Connecting the chondrocranium: Biomechanics of the suspensorium in reptiles

Title: Connecting the chondrocranium: Biomechanics of the suspensorium in reptiles

Creators: Alec T. Wilken, Kaleb C. Sellers, Ian N. Cost, Rachel E. Rozin, Kevin M. Middleton, Casey M. Holliday

Submitted February 07, 2020.
Accepted June 8, 2020.
Published online at on June 16, 2020.
Published in print Q3/2020.

DOI: 10.26049/VZ70-3-2020-02

Published by Senckenberg Gesellschaft für Naturforschung

Date (Publication Year): 2020

Resource Type (General): TEXT

Resource Type (optional): Vertebrate Zoology, Scientific Article

Description (en): Gnathostomes all share the common challenge of assembling 1st pharyngeal arch elements and associated dermal bones (suspensorium) with the neurocranium into a functioning linkage system. In many tetrapods, the otic and palatobasal articulations between suspensorium and neurocranial elements form the joints integral for cranial kinesis. Among sauropsids, the otic (quadratosquamosal) joint is a key feature in this linkage system and shows considerable variability in shape, tissue-level construction and mobility among lineages of reptiles. Here we explore the biomechanics of the suspensorium and the otic joint in five disparate species of sauropsids of different kinetic capacity (two squamates, one non-avian theropod dinosaur, and two avian species). Using 3D muscle modeling, comparisons of muscle moments, joint surface areas, cross-sectional geometries, and finite element analysis, we characterize biomechanical differences in the resultants of protractor muscles, loading of otic joints, and bending properties of pterygoid bones. For the first time, we quantify and directly compare biomechanical descriptors of pterygoid morphology and 3D muscle loads among disparate sauropsids. We propose three classes of pterygoids based on shape on biomechanical loading: brace, propulsive, and torsional. The tubular pterygoids of the lizards and birds appear to experience more diverse loading regimes than the mediolaterally narrow element of the non-avian dinosaur. Our new approaches and findings shed new light on our understanding of evolution and diversity of the suspensorium in tetrapods.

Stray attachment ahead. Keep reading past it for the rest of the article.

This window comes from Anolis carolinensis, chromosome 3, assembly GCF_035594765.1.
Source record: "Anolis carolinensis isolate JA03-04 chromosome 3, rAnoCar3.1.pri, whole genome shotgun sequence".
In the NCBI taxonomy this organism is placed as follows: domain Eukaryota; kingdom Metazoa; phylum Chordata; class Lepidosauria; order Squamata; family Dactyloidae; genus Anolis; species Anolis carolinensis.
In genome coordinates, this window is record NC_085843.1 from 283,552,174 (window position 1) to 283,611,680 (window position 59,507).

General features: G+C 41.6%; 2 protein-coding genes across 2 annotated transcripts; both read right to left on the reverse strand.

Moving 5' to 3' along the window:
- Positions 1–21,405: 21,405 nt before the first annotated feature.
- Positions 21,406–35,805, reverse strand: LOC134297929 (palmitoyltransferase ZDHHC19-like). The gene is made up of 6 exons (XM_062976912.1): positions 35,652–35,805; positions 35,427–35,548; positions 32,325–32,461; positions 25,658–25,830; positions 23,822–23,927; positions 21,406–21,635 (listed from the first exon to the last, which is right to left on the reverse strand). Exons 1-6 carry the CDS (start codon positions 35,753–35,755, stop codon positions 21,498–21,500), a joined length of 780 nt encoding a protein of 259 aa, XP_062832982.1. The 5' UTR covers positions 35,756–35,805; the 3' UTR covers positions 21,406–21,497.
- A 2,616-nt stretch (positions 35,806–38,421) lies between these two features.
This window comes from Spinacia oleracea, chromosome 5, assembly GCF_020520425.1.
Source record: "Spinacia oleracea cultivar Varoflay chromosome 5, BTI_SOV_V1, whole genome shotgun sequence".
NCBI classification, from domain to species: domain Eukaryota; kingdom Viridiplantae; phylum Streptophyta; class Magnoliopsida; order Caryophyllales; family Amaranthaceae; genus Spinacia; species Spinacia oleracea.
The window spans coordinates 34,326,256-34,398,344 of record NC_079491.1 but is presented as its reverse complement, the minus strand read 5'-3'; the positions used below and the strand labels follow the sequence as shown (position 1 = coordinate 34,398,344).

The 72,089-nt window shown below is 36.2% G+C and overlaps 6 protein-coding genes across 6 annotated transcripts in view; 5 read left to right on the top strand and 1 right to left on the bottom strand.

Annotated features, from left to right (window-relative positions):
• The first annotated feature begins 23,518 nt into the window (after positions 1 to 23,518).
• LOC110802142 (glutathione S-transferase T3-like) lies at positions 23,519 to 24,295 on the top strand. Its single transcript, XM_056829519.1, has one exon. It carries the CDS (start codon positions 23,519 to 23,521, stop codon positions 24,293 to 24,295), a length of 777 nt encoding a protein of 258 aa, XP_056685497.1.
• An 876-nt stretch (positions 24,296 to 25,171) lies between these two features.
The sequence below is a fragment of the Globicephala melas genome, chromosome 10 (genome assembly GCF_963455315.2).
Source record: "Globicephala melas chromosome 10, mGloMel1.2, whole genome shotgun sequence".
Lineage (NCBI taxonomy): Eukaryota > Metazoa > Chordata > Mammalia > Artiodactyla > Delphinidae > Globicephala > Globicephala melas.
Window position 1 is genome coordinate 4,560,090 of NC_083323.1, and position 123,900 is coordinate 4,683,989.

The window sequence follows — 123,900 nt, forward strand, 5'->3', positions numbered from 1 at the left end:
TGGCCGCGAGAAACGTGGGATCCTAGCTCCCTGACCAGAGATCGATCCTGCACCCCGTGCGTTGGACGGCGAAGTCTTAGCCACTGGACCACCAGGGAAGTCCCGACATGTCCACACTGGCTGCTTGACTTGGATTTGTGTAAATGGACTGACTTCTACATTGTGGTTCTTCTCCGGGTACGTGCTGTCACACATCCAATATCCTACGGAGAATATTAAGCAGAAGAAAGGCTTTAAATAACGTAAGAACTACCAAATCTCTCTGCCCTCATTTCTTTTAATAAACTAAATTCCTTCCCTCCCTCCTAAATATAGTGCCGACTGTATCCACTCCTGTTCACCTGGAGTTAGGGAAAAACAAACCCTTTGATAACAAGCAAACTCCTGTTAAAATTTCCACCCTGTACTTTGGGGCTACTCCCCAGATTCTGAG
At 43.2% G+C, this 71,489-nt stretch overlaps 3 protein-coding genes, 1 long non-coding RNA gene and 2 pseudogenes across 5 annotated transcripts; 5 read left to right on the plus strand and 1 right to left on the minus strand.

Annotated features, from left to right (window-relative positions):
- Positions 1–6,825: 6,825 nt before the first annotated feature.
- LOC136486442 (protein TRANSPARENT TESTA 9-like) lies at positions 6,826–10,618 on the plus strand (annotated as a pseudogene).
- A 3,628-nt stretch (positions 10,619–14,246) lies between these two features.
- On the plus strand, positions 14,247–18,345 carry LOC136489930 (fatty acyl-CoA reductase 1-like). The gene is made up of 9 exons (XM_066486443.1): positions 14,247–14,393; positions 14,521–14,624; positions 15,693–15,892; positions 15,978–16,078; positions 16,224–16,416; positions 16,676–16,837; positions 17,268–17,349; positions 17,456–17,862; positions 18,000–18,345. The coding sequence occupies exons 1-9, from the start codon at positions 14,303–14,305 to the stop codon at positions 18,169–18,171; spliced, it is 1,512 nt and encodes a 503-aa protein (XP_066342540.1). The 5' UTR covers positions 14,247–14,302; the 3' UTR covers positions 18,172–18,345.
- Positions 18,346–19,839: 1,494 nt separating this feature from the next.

Key words: Biomechanics; Cranial Kinesis; Joints; Palates; Suspensorium

Citation: Wilken, A. T., Sellers, K. C., Cost, I. N., Rozin, R.E., Middleton, K. M., Holliday, C.M. (2020). Connecting the chondrocranium: Biomechanics of the suspensorium in reptiles.
Vertebrate Zoology, 70(3): 275-290.